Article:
Interprofessional Education

Interprofessional Education

Rebecca Moote (Regis University, USA)
Copyright: © 2017 |Pages: 22
DOI: 10.4018/978-1-5225-2098-6.ch009
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Abstract

Interprofessional education (IPE) is recognized as an important component in the education of healthcare students. The goal of bringing students together to learn with, from, and about each other is to ultimately impact collaborative practice and improve patient care. Over the last 20 years there has been increased focus on the design and implementation of IPE experiences. Several IPE collaborative organizations and IPE centers have been formed to provide evidence-based recommendations and guidelines. Strategies have been created for designing and implementing high quality IPE activities, developing faculty in IPE, overcoming student stereotypes, determining assessment strategies, and identifying barriers to IPE. This chapter will focus on each of these elements and provide specific recommendations on how to create and implement IPE that improves student learning.
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Introduction

In 2001, the Institute of Medicine (IOM) published the Quality Chasm report stating that “the health care delivery system has floundered in its ability to provide consistently high-quality care” (Institute of Medicine, 2001, p. 2). In a follow-up report, the IOM commented further on one component as a tool to address the problem. That report focused on health care education and recognized the need for a focus on interprofessional education (IPE). The report stated: “All health professionals should be educated to deliver patient-centered care as members of an interdisciplinary team” (Greiner & Knebel, 2003, p. 45).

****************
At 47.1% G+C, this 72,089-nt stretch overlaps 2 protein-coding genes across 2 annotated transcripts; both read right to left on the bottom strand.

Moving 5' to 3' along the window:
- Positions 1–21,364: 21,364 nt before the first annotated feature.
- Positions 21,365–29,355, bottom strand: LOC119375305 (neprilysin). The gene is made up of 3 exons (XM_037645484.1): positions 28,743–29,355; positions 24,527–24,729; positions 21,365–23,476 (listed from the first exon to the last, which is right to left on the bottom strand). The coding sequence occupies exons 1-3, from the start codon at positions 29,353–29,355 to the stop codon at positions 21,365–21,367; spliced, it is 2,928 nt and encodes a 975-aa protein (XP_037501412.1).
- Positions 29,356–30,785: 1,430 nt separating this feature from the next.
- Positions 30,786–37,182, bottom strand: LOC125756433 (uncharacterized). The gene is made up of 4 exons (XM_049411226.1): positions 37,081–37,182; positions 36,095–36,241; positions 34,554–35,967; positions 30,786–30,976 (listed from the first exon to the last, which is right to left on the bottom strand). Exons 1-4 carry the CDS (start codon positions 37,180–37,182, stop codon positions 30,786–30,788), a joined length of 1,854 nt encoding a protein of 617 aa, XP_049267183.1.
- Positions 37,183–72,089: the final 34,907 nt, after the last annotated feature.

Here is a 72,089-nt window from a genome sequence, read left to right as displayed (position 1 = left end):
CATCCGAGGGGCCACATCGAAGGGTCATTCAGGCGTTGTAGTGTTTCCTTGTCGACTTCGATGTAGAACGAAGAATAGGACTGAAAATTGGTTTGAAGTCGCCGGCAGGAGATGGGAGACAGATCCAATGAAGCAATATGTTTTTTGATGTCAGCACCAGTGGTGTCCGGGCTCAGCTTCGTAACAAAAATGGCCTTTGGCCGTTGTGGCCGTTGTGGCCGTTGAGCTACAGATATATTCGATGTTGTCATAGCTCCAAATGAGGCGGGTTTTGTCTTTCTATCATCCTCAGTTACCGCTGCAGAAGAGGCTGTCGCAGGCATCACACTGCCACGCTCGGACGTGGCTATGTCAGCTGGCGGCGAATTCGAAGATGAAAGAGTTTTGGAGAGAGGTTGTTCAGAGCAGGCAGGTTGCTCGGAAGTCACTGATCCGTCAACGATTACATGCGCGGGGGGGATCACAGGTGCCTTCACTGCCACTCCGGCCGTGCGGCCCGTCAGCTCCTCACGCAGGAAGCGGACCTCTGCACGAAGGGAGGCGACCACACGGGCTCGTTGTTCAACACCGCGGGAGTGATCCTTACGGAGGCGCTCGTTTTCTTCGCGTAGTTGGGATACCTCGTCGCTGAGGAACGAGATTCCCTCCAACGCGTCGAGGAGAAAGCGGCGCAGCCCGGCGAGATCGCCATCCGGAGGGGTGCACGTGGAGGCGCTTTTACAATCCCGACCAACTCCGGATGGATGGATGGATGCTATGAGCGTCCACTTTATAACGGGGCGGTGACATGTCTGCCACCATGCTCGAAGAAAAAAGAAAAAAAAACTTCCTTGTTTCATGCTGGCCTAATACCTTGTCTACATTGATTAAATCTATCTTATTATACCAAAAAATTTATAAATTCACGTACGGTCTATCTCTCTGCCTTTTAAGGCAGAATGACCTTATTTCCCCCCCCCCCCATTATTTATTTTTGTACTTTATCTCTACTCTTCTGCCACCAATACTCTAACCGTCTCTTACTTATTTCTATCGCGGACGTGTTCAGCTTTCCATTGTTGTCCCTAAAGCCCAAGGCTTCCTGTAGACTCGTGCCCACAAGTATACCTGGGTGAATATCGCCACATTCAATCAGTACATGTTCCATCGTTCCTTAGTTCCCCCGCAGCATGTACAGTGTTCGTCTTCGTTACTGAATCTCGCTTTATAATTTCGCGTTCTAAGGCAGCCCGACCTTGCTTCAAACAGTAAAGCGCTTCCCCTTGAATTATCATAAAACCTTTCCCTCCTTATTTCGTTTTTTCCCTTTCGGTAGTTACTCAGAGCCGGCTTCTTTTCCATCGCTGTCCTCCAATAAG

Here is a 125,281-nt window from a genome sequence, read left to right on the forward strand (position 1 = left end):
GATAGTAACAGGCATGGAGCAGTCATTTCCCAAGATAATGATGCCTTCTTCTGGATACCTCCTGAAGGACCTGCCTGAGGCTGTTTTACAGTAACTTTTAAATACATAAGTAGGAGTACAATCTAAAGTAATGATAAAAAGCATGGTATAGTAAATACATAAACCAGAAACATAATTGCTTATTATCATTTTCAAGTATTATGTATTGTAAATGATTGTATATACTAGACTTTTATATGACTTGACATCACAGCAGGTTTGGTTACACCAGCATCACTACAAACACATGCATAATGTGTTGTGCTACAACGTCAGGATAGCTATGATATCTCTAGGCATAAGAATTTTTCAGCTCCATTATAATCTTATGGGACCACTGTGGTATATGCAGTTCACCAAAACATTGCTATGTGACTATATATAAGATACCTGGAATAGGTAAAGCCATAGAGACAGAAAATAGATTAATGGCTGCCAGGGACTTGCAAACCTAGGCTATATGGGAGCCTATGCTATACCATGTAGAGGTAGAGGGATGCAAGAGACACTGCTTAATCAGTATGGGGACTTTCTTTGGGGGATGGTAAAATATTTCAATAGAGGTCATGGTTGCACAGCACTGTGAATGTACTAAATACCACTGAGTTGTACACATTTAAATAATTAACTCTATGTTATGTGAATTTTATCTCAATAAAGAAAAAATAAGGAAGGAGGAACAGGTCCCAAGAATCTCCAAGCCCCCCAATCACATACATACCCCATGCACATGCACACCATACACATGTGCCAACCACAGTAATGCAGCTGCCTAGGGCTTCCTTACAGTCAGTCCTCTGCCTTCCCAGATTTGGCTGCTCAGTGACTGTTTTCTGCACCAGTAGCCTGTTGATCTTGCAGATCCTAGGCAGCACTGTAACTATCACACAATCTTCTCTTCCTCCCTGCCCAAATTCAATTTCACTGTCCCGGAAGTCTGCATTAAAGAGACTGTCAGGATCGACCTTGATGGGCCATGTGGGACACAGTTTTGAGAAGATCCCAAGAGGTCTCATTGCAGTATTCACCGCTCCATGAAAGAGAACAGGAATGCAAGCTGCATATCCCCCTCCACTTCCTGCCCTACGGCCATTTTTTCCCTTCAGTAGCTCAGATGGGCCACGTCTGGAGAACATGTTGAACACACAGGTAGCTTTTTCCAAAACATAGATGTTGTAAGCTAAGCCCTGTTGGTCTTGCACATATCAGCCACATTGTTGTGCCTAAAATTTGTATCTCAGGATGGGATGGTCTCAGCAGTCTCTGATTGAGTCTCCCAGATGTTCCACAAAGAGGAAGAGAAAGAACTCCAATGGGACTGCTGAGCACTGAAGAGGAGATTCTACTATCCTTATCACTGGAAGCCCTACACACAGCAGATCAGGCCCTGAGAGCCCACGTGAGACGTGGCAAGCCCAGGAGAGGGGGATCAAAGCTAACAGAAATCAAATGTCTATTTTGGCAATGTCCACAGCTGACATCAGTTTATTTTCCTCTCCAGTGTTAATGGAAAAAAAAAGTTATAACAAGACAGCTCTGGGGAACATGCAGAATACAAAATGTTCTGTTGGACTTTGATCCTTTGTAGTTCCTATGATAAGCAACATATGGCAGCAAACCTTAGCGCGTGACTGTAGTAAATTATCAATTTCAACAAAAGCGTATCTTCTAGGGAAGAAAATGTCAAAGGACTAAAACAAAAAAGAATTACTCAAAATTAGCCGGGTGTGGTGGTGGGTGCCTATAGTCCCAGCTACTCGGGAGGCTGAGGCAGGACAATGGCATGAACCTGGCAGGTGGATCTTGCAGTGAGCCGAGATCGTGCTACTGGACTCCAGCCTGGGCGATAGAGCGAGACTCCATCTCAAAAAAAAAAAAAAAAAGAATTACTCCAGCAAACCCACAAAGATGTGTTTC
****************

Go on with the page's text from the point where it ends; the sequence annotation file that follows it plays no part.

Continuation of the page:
IPE and the training of students to function as an interprofessional team is crucial to enhance the provision of quality health care (Remington, Foulk, & Williams, 2006). Students who participate in IPE are more likely to be collaborative practitioners (Bridges, Davidson, Odegard, Maki, & Tomkowiak, 2011). High-quality IPE experiences require strategic instructional design. In and of itself, interprofessional education has unique pedagogical principles and nuances. Faculty members and administrators must consider several specific components throughout the creation and implementation process. These relate to design methodology, faculty development, student preparation, barriers to IPE, and assessment techniques. Each of these important components will be discussed in detail in this chapter.

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